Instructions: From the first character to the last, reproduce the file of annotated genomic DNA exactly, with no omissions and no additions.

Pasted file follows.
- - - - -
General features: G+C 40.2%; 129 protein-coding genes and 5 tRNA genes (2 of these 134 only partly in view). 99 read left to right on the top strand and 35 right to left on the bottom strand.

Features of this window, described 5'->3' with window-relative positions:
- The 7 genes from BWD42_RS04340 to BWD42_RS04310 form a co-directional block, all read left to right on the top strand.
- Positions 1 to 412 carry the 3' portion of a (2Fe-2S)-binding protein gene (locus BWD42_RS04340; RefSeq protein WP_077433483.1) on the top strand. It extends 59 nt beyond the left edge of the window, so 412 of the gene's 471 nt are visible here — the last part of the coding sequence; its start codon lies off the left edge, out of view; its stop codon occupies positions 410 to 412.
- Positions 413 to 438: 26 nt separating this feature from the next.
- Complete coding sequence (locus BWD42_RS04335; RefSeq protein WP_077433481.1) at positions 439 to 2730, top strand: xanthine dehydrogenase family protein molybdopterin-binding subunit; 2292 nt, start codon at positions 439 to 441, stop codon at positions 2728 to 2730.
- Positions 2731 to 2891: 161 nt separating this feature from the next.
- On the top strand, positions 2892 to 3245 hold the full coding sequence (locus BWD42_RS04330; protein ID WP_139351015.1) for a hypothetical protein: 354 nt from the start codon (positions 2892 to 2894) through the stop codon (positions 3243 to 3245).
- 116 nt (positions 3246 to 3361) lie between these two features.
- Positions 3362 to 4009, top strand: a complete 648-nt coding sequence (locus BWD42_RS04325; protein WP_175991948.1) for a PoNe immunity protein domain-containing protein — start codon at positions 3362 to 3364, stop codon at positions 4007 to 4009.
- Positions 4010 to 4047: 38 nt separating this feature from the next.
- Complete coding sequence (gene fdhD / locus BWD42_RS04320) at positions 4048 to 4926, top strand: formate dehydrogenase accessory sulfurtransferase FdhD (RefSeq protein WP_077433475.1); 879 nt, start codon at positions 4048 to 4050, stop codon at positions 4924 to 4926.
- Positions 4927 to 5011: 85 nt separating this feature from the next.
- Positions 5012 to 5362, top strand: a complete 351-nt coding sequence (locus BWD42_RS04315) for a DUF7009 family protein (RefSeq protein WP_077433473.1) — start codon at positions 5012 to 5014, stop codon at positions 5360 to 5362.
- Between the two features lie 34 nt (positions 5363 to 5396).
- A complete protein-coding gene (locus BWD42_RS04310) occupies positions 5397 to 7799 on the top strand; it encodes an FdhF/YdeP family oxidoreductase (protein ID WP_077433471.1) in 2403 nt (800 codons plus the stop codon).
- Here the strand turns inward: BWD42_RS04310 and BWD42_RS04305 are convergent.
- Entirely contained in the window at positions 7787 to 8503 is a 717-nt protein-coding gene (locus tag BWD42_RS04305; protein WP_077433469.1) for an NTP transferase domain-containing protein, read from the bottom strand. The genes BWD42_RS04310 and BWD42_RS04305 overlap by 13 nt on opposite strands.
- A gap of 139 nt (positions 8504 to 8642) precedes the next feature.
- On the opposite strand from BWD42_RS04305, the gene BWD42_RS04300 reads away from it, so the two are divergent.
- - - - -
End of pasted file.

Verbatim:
General features: G+C 40.2%; 129 protein-coding genes and 5 tRNA genes (2 of these 134 only partly in view). 99 read left to right on the top strand and 35 right to left on the bottom strand.

Features of this window, described 5'->3' with window-relative positions:
- The 7 genes from BWD42_RS04340 to BWD42_RS04310 form a co-directional block, all read left to right on the top strand.
- Positions 1 to 412 carry the 3' portion of a (2Fe-2S)-binding protein gene (locus BWD42_RS04340; RefSeq protein WP_077433483.1) on the top strand. It extends 59 nt beyond the left edge of the window, so 412 of the gene's 471 nt are visible here — the last part of the coding sequence; its start codon lies off the left edge, out of view; its stop codon occupies positions 410 to 412.
- Positions 413 to 438: 26 nt separating this feature from the next.
- Complete coding sequence (locus BWD42_RS04335; RefSeq protein WP_077433481.1) at positions 439 to 2730, top strand: xanthine dehydrogenase family protein molybdopterin-binding subunit; 2292 nt, start codon at positions 439 to 441, stop codon at positions 2728 to 2730.
- Positions 2731 to 2891: 161 nt separating this feature from the next.
- On the top strand, positions 2892 to 3245 hold the full coding sequence (locus BWD42_RS04330; protein ID WP_139351015.1) for a hypothetical protein: 354 nt from the start codon (positions 2892 to 2894) through the stop codon (positions 3243 to 3245).
- 116 nt (positions 3246 to 3361) lie between these two features.
- Positions 3362 to 4009, top strand: a complete 648-nt coding sequence (locus BWD42_RS04325; protein WP_175991948.1) for a PoNe immunity protein domain-containing protein — start codon at positions 3362 to 3364, stop codon at positions 4007 to 4009.
- Positions 4010 to 4047: 38 nt separating this feature from the next.
- Complete coding sequence (gene fdhD / locus BWD42_RS04320) at positions 4048 to 4926, top strand: formate dehydrogenase accessory sulfurtransferase FdhD (RefSeq protein WP_077433475.1); 879 nt, start codon at positions 4048 to 4050, stop codon at positions 4924 to 4926.
- Positions 4927 to 5011: 85 nt separating this feature from the next.
- Positions 5012 to 5362, top strand: a complete 351-nt coding sequence (locus BWD42_RS04315) for a DUF7009 family protein (RefSeq protein WP_077433473.1) — start codon at positions 5012 to 5014, stop codon at positions 5360 to 5362.
- Between the two features lie 34 nt (positions 5363 to 5396).
- A complete protein-coding gene (locus BWD42_RS04310) occupies positions 5397 to 7799 on the top strand; it encodes an FdhF/YdeP family oxidoreductase (protein ID WP_077433471.1) in 2403 nt (800 codons plus the stop codon).
- Here the strand turns inward: BWD42_RS04310 and BWD42_RS04305 are convergent.
- Entirely contained in the window at positions 7787 to 8503 is a 717-nt protein-coding gene (locus tag BWD42_RS04305; protein WP_077433469.1) for an NTP transferase domain-containing protein, read from the bottom strand. The genes BWD42_RS04310 and BWD42_RS04305 overlap by 13 nt on opposite strands.
- A gap of 139 nt (positions 8504 to 8642) precedes the next feature.
- On the opposite strand from BWD42_RS04305, the gene BWD42_RS04300 reads away from it, so the two are divergent.